Prinzregent torte
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Prinzregent torte
  Cakes    Austrian    Tortes  
Last updated 6/12/2012 1:02:13 AM. Recipe ID 25698. Report a problem with this recipe.
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      Title: Prinzregent torte
 Categories: Cakes, Austrian, Usenet
      Yield: 1 Cake
      9 oz Butter, salted
      9 oz Sugar
    1/8 t  Vanilla extract
      4 lg Eggs, beaten
  1 2/3 c  Cake flour, about
           -(sift before measuring!!)
    1/2 c  Cornstarch
      1 t  Baking powder

      2 c  Chocolate pudding
           -(extra strong)
      7 oz Butter, unsalted
  1 2/3 c  Powdered 10X sugar

      1 oz Cocoa powder, bitter
      1 oz Butter (sweet), melted
      3 T  Water, boiling
           -(up to 4 T)
  In an electric mixer, whip the salted butter.  Add sugar, vanilla and
  eggs. Beat smooth.  Mix flour with cornstarch and baking powder and
  sift a second time (you sift it once before you measured it, right?).
  Add flour mixture to egg mixture, stirring constantly.
  Make 8 layers, each less than about 1/4 inch thick, by baking each in
  the bottom of an 8-inch springform layer pan.  Do this by cutting a
  round of baker's parchment that exactly fits the bottom of the layer
  pan, then using a spatula to spread the dough evenly over the
  parchment. Make sure that it doesn't get too thin at the edges. Bake
  each layer for 7 minutes in a preheated 400 degree F. oven.  Stack
  the layers separated by waxed paper.
  MAKE THE PUDDING:  Use more chocolate in the pudding than you would
  normally use. If you want to be lazy and use pudding from a mix, then
  add about a tablespoon of top-quality cocoa to the pudding mix. Stir
  the pudding while it cools so that it does not congeal. Beat the
  unsalted butter until it is very smooth. When the butter and pudding
  are about the same temperature, add the pudding to the butter to get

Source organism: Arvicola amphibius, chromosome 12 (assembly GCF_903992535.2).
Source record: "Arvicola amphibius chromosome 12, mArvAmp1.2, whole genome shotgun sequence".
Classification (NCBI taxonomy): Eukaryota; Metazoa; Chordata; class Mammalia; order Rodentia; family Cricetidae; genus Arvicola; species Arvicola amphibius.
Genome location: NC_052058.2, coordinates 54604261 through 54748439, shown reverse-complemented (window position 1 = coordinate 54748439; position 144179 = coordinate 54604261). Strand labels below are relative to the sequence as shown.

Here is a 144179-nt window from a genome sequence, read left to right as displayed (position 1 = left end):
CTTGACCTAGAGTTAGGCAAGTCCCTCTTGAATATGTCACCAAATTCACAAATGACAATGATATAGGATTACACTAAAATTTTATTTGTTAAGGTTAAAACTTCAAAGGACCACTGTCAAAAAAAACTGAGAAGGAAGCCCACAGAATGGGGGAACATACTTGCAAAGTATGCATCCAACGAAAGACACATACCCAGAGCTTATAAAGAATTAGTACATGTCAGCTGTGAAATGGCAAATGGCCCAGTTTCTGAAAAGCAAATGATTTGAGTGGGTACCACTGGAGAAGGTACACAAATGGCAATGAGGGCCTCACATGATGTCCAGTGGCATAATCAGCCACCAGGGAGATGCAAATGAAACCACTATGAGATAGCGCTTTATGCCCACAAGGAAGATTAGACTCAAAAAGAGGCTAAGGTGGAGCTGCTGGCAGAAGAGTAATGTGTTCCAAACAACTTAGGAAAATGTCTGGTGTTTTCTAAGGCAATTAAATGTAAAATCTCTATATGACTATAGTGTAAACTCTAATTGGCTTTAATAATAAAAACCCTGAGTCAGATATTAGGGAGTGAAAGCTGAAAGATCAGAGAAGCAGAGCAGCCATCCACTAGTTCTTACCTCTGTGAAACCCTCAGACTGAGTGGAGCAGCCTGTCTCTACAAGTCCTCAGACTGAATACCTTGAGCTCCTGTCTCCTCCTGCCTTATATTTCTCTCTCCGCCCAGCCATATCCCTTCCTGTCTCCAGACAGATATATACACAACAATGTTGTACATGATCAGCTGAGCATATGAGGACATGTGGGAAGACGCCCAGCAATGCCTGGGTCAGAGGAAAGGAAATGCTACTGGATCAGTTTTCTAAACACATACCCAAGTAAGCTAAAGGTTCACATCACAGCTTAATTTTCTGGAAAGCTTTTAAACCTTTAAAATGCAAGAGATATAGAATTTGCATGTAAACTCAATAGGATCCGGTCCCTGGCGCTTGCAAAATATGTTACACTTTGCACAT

an even, smooth buttercream.
  Use the pudding/butter mixture as mortar, and layer the cake together,
  spreading the pudding/butter evenly between the layers.  Make sure the
  layers are even and parallel; if they are not, or if one is not
  straight, you can mend things with a little extra pudding here and
  there. Do not put pudding on top of the topmost layer, and try not to
  get too much on the outside edges.
  MAKE A CHOCOLATE FROSTING:  Sift the powdered 10X sugar and cocoa
  together, add the melted butter while stirring constantly, then add
  boiling water. Frost the cake, taking pains to make sure the sides
  are perfectly smooth and the top is perfectly smooth. Let the cake
  sit at cool room temperature for at least an hour before serving.
  *  Austrian 8-layer chocolate cake -- I made this recipe for my
  boyfriend on his birthday and he asked me to marry him (I did). I'm
  not saying for sure that the Prinzregent Torte is why Don wanted to
  marry me, but I've always worried that it might have been. It is a
  magnificent recipe that always evokes incredulous cries of pleasure
  from people that I serve it to. The cake is a lot of work, so I only
  make it about once a year, but the people that I make it for feel
  very special. Yield: Serves 2-8.
  *  If you are not an experienced baker, you should be warned that in
  recipes like this it is important to measure exactly and to follow the
  instructions exactly. People who prefer to cook by testing, tasting,
  and adding more ingredients should avoid intricate baking.
  *  These layers are baked in the bottom of a springform pan.  Such a
  pan bottom is about 8 inches in diameter, and has a raised lip that
  is about 1/8 inch high. It resembles a miniature pizza pan. I have
  never succeeded in making this torte with layers bigger than about 10
  inches; about 8 inches is easier. The baker's parchment is crucial
  and there is no good substitute, though buttered kraft paper (from
  shopping bags) will work in a pinch. Use a new piece of parchment for
  each layer. If you don't make the layers straight, then when you pile
  them up, the cake will be mounded up in the middle or will sag down
  in the middle or will tilt to one side.
  *  If you are not an experienced cake froster, then make double the
  recipe of frosting. Unskilled frosters usually use too much frosting,
  and you don't really want to run out. You can charge money to people
  who want to lick the spoon if there is any left over.
  Difficulty:  rather difficult;  Time:  1 hour;  Precision:  measure
  : Delight Covill
  : Fairchild Camera and Instrument

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Recipe ID 25698 (Apr 03, 2005)

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